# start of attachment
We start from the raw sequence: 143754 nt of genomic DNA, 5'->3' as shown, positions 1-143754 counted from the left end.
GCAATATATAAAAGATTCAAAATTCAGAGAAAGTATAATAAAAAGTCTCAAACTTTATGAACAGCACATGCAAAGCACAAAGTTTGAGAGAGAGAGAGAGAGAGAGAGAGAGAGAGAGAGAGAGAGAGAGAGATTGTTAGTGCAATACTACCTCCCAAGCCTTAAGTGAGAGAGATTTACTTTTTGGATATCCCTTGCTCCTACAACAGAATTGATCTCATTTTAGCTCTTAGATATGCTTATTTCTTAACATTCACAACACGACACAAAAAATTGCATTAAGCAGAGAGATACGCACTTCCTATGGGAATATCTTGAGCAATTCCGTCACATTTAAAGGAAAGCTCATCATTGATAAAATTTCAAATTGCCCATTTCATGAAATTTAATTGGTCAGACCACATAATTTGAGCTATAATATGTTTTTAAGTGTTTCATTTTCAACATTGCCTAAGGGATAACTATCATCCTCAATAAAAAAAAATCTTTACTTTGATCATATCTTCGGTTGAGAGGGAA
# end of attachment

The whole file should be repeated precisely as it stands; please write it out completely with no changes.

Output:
We start from the raw sequence: 143754 nt of genomic DNA, 5'->3' as shown, positions 1-143754 counted from the left end.
GCAATATATAAAAGATTCAAAATTCAGAGAAAGTATAATAAAAAGTCTCAAACTTTATGAACAGCACATGCAAAGCACAAAGTTTGAGAGAGAGAGAGAGAGAGAGAGAGAGAGAGAGAGAGAGAGAGAGAGATTGTTAGTGCAATACTACCTCCCAAGCCTTAAGTGAGAGAGATTTACTTTTTGGATATCCCTTGCTCCTACAACAGAATTGATCTCATTTTAGCTCTTAGATATGCTTATTTCTTAACATTCACAACACGACACAAAAAATTGCATTAAGCAGAGAGATACGCACTTCCTATGGGAATATCTTGAGCAATTCCGTCACATTTAAAGGAAAGCTCATCATTGATAAAATTTCAAATTGCCCATTTCATGAAATTTAATTGGTCAGACCACATAATTTGAGCTATAATATGTTTTTAAGTGTTTCATTTTCAACATTGCCTAAGGGATAACTATCATCCTCAATAAAAAAAAATCTTTACTTTGATCATATCTTCGGTTGAGAGGGAA